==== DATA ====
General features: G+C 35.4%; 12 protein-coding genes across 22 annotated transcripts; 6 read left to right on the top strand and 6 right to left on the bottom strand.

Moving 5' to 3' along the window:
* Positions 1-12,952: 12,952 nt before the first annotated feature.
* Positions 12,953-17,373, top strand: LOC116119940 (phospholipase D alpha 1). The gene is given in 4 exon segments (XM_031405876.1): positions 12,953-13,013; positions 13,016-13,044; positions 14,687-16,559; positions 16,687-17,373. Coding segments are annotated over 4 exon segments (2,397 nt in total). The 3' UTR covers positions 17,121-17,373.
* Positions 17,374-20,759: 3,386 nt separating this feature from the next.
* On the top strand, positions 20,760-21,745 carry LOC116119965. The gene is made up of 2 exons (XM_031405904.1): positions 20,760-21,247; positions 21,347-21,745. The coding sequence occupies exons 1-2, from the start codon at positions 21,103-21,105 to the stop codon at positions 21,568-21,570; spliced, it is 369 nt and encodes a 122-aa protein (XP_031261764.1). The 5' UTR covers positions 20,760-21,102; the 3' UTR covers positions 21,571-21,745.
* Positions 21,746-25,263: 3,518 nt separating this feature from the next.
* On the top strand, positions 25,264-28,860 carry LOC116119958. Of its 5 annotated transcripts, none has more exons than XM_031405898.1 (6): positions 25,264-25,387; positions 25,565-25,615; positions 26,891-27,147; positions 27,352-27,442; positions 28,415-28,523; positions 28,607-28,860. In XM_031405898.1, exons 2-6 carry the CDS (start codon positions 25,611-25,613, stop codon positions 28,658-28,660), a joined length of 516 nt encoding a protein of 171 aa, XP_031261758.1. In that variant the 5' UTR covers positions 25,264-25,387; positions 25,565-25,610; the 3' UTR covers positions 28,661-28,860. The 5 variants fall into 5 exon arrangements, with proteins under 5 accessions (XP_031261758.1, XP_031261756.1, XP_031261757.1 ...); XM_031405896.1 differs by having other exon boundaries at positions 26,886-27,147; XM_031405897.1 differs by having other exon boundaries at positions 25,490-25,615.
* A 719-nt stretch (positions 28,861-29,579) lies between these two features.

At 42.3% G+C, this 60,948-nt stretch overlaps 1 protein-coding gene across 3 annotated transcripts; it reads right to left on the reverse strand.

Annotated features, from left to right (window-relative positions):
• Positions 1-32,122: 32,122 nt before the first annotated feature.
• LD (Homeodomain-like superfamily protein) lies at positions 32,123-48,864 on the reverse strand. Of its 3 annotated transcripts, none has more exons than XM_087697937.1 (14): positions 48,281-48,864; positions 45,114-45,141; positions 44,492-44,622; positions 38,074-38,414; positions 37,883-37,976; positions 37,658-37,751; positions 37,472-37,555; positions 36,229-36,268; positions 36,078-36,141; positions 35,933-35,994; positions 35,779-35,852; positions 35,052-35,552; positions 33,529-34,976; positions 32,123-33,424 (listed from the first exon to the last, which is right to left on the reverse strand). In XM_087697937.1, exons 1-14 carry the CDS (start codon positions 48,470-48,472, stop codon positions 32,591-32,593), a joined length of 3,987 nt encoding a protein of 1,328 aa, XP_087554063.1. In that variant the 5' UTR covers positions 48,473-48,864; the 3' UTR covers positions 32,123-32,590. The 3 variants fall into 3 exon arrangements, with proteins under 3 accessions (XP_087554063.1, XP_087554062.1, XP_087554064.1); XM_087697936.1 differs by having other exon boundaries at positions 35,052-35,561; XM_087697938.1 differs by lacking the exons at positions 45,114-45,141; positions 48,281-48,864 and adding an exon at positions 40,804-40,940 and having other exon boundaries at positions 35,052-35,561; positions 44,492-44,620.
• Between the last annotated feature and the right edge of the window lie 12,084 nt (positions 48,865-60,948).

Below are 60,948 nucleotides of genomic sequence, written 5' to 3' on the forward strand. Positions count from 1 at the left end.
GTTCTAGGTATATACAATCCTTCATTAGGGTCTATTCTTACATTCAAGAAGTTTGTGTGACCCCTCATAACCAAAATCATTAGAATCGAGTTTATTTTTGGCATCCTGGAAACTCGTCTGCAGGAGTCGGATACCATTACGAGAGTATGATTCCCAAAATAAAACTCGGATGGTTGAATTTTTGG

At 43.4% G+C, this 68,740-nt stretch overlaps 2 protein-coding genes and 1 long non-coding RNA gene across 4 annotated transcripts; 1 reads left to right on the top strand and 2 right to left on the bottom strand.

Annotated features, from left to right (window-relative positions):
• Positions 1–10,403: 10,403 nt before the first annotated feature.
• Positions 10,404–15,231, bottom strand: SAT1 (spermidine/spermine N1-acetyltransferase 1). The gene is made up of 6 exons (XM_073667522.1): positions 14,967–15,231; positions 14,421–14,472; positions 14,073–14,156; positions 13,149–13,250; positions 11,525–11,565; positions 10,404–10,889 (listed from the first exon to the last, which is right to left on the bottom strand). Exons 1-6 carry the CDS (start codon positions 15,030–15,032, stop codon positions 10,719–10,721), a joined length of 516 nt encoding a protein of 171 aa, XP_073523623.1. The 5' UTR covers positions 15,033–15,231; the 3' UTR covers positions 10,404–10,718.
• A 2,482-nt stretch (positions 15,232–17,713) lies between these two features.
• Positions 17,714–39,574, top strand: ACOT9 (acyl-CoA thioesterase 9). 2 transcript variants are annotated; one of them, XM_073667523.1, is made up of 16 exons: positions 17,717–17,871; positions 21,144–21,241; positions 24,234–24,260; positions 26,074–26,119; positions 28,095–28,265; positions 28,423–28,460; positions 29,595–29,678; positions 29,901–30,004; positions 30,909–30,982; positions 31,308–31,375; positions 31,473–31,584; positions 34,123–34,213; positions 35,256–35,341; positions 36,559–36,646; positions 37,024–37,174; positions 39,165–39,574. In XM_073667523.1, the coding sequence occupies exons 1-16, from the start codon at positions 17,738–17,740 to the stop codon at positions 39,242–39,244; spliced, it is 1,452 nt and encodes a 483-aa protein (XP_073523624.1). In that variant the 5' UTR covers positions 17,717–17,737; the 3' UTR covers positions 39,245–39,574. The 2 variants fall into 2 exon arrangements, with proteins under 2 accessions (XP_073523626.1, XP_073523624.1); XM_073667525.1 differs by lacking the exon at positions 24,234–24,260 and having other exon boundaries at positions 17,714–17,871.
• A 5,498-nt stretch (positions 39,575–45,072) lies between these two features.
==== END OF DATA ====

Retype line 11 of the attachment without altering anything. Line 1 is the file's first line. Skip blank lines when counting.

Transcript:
Annotated features, from left to right (window-relative positions):